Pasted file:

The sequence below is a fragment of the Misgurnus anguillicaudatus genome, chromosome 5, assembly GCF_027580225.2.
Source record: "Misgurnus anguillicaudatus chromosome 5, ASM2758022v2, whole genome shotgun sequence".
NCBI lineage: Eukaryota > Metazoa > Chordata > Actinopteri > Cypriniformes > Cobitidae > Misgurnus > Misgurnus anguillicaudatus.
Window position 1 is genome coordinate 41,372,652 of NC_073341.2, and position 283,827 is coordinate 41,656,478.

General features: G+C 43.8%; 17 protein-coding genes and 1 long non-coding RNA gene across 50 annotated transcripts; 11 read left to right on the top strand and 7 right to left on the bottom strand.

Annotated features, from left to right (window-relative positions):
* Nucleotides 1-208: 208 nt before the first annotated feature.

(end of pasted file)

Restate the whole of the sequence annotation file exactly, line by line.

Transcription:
The sequence below is a fragment of the Misgurnus anguillicaudatus genome, chromosome 5, assembly GCF_027580225.2.
Source record: "Misgurnus anguillicaudatus chromosome 5, ASM2758022v2, whole genome shotgun sequence".
NCBI lineage: Eukaryota > Metazoa > Chordata > Actinopteri > Cypriniformes > Cobitidae > Misgurnus > Misgurnus anguillicaudatus.
Window position 1 is genome coordinate 41,372,652 of NC_073341.2, and position 283,827 is coordinate 41,656,478.

General features: G+C 43.8%; 17 protein-coding genes and 1 long non-coding RNA gene across 50 annotated transcripts; 11 read left to right on the top strand and 7 right to left on the bottom strand.

Annotated features, from left to right (window-relative positions):
* Nucleotides 1-208: 208 nt before the first annotated feature.